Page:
Discussion in 'Miscellaneous' started by maya2003s, Oct 23, 2019.
Probably Robin Hood.
What are the criterias?
The hunchback of Notredame, if it was released nowdays it woudn't be family friendly.
Tron: Legacy - Bombed at the box office. Per wikipedia - with a budget of 170M, it was only able to earn 400M and it died quickly. The sequel's a decade or two late as far as mainstream consciousness go. The tech's there, it was actually visually amazing, and it wasn't that bad and had a solid soundtrack. The 3D's alright too as this showed up when every film production wanted in on the fad. If the third film is greenlit, it would probably ignore or retcon this one.
The Princess and the Frog - I remember the film got quickly overshadowed by Avatar in the box office. I don't think anybody expected that film to do so well. It did well for a hand-drawn film which were few and far in between especially in the west for nearly two decades now. This was actually an entertaining movie. I saw this with my nieces back then and went in thinking I'd be bored out of my mind but found it quite good.
Treasure Planet - The quintessential underrated Disney film. Tanked really hard. After this, Disney became more reluctant producing hand-drawn feature film. Why it did so has always been a head-scratcher. It was a good movie and as far as the animation go with it's hybrid CG and traditional, it was seamless. I remember being commissioned to do an art for a fan of the film, probably one of the first paid commission I did so it kinda has a place in my heart outside of the film itself.
John Carter - I really enjoyed this one despite the running time. It could have probably done with maybe 15 - 20 minutes less. Divisive as far as critics go and between this film and The Lone Ranger, Disney lost a lot of money.
Big Hero 6
The film was totally overshadowed by the release of Frozen shortly after. Which is a good movie, no doubt.
But I liked Big Hero 6 way better. Not only did I like the fusion between American and Asien flair in the world building, I also loved the diversity the characters had. Hiro is one of the rare asian leads in a Disney film and I also think, he's the first japanese lead in a Disney film. I loved that the heros consist out of such diverse people: White, black, asian, orphans, rich people, outcasts, rebels. Plus a robot.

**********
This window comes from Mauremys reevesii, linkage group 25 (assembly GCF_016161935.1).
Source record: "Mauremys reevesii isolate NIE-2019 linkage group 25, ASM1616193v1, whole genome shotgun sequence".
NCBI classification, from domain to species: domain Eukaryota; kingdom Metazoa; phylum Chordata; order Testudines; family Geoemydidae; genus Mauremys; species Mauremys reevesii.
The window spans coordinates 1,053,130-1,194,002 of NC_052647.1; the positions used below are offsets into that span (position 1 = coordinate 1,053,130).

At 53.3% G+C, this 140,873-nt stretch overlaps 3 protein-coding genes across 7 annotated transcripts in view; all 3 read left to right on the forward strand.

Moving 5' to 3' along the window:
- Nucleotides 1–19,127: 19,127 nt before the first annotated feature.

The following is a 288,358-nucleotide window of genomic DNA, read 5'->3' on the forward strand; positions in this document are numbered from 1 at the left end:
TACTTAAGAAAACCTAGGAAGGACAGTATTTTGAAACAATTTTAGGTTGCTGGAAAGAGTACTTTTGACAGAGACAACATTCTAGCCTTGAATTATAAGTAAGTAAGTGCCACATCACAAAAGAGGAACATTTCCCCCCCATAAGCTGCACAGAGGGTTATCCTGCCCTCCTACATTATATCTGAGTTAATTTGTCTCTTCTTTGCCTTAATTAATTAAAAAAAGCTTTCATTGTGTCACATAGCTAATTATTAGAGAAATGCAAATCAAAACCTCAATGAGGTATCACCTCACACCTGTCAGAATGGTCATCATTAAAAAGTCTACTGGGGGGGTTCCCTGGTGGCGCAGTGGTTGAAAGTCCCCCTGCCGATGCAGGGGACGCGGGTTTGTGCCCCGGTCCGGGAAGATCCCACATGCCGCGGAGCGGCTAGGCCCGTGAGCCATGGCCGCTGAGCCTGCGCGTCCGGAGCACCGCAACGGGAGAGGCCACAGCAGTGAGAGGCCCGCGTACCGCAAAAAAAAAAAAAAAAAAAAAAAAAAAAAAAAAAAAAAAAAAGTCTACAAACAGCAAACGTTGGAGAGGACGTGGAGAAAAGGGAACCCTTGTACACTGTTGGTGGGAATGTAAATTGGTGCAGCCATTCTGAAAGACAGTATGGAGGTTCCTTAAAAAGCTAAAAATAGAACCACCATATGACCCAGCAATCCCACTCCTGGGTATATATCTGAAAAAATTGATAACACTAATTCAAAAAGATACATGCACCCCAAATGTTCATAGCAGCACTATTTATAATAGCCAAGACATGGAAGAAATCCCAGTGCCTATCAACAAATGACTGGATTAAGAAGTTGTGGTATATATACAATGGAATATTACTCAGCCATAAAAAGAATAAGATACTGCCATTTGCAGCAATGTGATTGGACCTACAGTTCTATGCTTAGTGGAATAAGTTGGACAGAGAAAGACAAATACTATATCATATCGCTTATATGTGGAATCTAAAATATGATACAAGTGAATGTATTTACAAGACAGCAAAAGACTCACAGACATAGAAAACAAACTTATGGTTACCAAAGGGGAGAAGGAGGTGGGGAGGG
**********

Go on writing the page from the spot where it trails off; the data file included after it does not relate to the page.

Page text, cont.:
But mostly I liked the way the film depicted the themes of grief, depression, care and moving on. And it does so in a careful and sensitive way.
Spoiler: Story Spoilers ahead
I like that it takes two people consumed by grief and shows their way of dealing with it. It shows Hiros grief and the way Baymax tries to deal with it in a very natural way and not as something "unnormal" or "bad". I especially love the moment he tells Hiro not be ashamed of crying and that it's natural to cry when you feel pain, clearly referring to "pain" also as the mental pain that Hiro feels. Baymax tries to thread his depression like every other health problem and not marking it as something bad or evil. Although Hiro has a phase during the film, in which his anger, hate and desire for revenge consumes him and leads him to turn Baymax into a Battle Robot, the care and help of his friends brings him back and makes him think about what he almost did. It prevents him to turn into a second Callaghan, who tried to deal with his loss all on his own. The fight between Hiro and Callaghan is also a fight between Hiros wish to keep Tadashis legacy close and his depression over loosing someone. Callaghan is one of these antagonists that you hate, but you can also understand. He's not a bad guy to the bone, who does stuff out of egoistic reasons, but out of beeing left alone with his anger and grief. He just doesn't know how to fill the void his daughter left inside of him.
Baymax as a character not only symbolizes Hiros state and the inner voice we all hear from time to time. But he also stands for the people around a depressive person and shows that caring and beeing there is so important.
A very important message in a world, where more and more people struggle with themselves and get rejected for "acting up" when they ask for help.
Robin Hood (my fave), The Hunchback of Notre Dame, The Princess and The Frog.
For me hands down, The Sword in the Stone or The Emperors New Groove.
Brother Bear, Atlantis: The Lost Empire, and Treasure Planet ♥
yeah this too..
I love Atlantis, Milo is my nerd cartoon crush lol
The character must be human, or human-like in the cases of Ariel, and formally Tinkerbell. The character should not have been introduced into a sequel. The character should be born royal, married royal, or has performed an act of heroism in cases of Mulan and Moana.